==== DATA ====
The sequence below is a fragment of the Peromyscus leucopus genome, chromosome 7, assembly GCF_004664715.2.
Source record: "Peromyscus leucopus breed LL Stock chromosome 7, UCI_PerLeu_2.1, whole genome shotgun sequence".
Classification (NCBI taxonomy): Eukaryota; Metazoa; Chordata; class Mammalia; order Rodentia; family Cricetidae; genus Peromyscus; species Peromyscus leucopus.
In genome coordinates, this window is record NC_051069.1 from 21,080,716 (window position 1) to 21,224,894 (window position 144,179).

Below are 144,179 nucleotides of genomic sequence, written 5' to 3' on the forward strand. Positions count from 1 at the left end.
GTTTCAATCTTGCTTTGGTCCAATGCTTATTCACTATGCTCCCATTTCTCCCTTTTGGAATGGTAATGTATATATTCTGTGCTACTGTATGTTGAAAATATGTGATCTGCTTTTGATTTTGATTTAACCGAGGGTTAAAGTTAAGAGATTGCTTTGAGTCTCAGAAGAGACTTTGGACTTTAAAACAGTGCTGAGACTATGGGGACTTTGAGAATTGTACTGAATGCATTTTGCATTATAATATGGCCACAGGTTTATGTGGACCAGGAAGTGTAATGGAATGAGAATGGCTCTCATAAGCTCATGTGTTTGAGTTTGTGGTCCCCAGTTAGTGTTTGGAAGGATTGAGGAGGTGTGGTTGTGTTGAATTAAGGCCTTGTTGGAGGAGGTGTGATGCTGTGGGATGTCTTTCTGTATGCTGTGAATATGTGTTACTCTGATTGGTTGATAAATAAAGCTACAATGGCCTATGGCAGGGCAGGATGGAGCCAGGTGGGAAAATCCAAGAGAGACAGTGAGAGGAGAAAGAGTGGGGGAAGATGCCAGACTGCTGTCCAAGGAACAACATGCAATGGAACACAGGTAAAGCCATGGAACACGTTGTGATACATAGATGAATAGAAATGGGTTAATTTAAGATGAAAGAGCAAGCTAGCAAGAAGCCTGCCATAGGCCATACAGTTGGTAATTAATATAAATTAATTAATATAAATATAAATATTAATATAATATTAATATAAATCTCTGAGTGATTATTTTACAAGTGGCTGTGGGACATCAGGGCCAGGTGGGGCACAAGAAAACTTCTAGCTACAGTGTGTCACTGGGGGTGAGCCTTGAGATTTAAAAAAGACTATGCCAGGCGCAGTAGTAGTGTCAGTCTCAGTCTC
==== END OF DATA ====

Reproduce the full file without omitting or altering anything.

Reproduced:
The sequence below is a fragment of the Peromyscus leucopus genome, chromosome 7, assembly GCF_004664715.2.
Source record: "Peromyscus leucopus breed LL Stock chromosome 7, UCI_PerLeu_2.1, whole genome shotgun sequence".
Classification (NCBI taxonomy): Eukaryota; Metazoa; Chordata; class Mammalia; order Rodentia; family Cricetidae; genus Peromyscus; species Peromyscus leucopus.
In genome coordinates, this window is record NC_051069.1 from 21,080,716 (window position 1) to 21,224,894 (window position 144,179).

Below are 144,179 nucleotides of genomic sequence, written 5' to 3' on the forward strand. Positions count from 1 at the left end.
GTTTCAATCTTGCTTTGGTCCAATGCTTATTCACTATGCTCCCATTTCTCCCTTTTGGAATGGTAATGTATATATTCTGTGCTACTGTATGTTGAAAATATGTGATCTGCTTTTGATTTTGATTTAACCGAGGGTTAAAGTTAAGAGATTGCTTTGAGTCTCAGAAGAGACTTTGGACTTTAAAACAGTGCTGAGACTATGGGGACTTTGAGAATTGTACTGAATGCATTTTGCATTATAATATGGCCACAGGTTTATGTGGACCAGGAAGTGTAATGGAATGAGAATGGCTCTCATAAGCTCATGTGTTTGAGTTTGTGGTCCCCAGTTAGTGTTTGGAAGGATTGAGGAGGTGTGGTTGTGTTGAATTAAGGCCTTGTTGGAGGAGGTGTGATGCTGTGGGATGTCTTTCTGTATGCTGTGAATATGTGTTACTCTGATTGGTTGATAAATAAAGCTACAATGGCCTATGGCAGGGCAGGATGGAGCCAGGTGGGAAAATCCAAGAGAGACAGTGAGAGGAGAAAGAGTGGGGGAAGATGCCAGACTGCTGTCCAAGGAACAACATGCAATGGAACACAGGTAAAGCCATGGAACACGTTGTGATACATAGATGAATAGAAATGGGTTAATTTAAGATGAAAGAGCAAGCTAGCAAGAAGCCTGCCATAGGCCATACAGTTGGTAATTAATATAAATTAATTAATATAAATATAAATATTAATATAATATTAATATAAATCTCTGAGTGATTATTTTACAAGTGGCTGTGGGACATCAGGGCCAGGTGGGGCACAAGAAAACTTCTAGCTACAGTGTGTCACTGGGGGTGAGCCTTGAGATTTAAAAAAGACTATGCCAGGCGCAGTAGTAGTGTCAGTCTCAGTCTC